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Raghavendra Hanmantrao Bennur Vs. Industrial Bank - Court Judgment

LegalCrystal Citation
SubjectLimitation
CourtMumbai
Decided On
Case Number Second Appeal No. 552 of 1933
Judge
Reported inAIR1936Bom396; (1936)38BOMLR927; 165Ind.Cas.512
AppellantRaghavendra Hanmantrao Bennur
Respondentindustrial Bank
DispositionAppeal dismissed
Excerpt:
bombay co-operative societies act (vii of 1925), sections 59 (1) (a) 54-indian limitation act (ix of 1908), article 182-award-certificate of registrar-darkhast to execute certificate-limitation.;an award was made under section 54 of the bombay co-operative societies act in 1926, and the certificate of the registrar under section 59(1) (a) of the act was granted on april 22, 1931. darkhast proceedings were taken on march 12, 1932:-;that the proceedings were in time because they were filed within three years of the date of the grant of the certificate by the registrar. - - now it seems to me perfectly clear that the award of an arbitrator made under section 54 of the bombay co-operative societies act is not a decree of a civil court;.....under section 59 (2) (a) of the act and the certificate was granted on the same date and these darkhast proceedings were filed on march 12, 1932. it is argued that the darkhast is barred by article 182 of the indian limitation act. that article limits the time for the execution of a decree or order of any civil court. now it seems to me perfectly clear that the award of an arbitrator made under section 54 of the bombay co-operative societies act is not a decree of a civil court; but it is suggested that it has the characteristics of a decree of a civil court under section 59. that section, so far as material, provides that every order passed by the registrar or his nominee or arbitrators under section 54 shall, if not carried out, be executed on a certificate signed by the registrar.....
Judgment:

Beaumont, C.J.

1. This is a second appeal from a decision of the District judge of Bijapur and it raises a short point.

2. In the year 1926 an award was made between the present appellant and the respondent under Section 54 of the Bombay Co-operative Societies Act of 1925 and under that award the present appellant was directed to pay Rs. 180 and interest to the respondent. On April 22, 1931, an application was made to the Registrar to grant a certificate under Section 59 (2) (a) of the Act and the certificate was granted on the same date and these darkhast proceedings were filed on March 12, 1932. It is argued that the darkhast is barred by Article 182 of the Indian Limitation Act. That article limits the time for the execution of a decree or order of any civil Court. Now it seems to me perfectly clear that the award of an arbitrator made under Section 54 of the Bombay Co-operative Societies Act is not a decree of a civil Court; but it is suggested that it has the characteristics of a decree of a civil Court under Section 59. That section, so far as material, provides that every order passed by the Registrar or his nominee or arbitrators under Section 54 shall, if not carried out, be executed on a certificate signed by the Registrar or by any civil Court in the same manner as a decree of such Court. It may perhaps be said that when a certificate is granted by the Registrar the award of the arbitrator should be treated as a decree of a civil Court, but this does not help the appellant, as the darkhast proceedings were filed within three years of the date of the certificate. I rather doubt myself whether the award ever becomes a decree of a civil Court within the meaning of Article 182 of the Indian Limitation Act; but it is not necessary to consider that point. The view of the learned District Judge was that the darkhast proceedings were in time because they were filed within three years of the date of the grant of the certificate by the Registrar, and in my opinion that decision is right. The appeal must, therefore, be dismissed with costs.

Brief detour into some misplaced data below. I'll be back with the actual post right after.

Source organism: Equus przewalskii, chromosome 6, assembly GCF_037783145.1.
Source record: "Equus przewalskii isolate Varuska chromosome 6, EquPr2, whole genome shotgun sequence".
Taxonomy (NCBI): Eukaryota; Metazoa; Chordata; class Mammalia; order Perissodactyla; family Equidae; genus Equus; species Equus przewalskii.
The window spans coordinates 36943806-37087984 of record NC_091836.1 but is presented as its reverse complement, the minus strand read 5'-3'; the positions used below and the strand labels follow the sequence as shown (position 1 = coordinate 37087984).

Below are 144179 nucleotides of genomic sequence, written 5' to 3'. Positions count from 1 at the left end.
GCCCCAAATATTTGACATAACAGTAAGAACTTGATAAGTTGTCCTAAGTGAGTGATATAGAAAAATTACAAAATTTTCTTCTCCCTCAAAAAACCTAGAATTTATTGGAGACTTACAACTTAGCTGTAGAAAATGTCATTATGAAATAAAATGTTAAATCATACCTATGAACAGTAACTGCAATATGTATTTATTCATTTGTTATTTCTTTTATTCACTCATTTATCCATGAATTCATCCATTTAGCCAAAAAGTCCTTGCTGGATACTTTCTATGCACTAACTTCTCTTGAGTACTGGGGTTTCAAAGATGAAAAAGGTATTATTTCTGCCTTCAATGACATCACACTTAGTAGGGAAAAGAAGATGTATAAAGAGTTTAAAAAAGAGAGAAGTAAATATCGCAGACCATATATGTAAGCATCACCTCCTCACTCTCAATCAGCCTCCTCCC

N.J. Wadia, J.

3. I agree.


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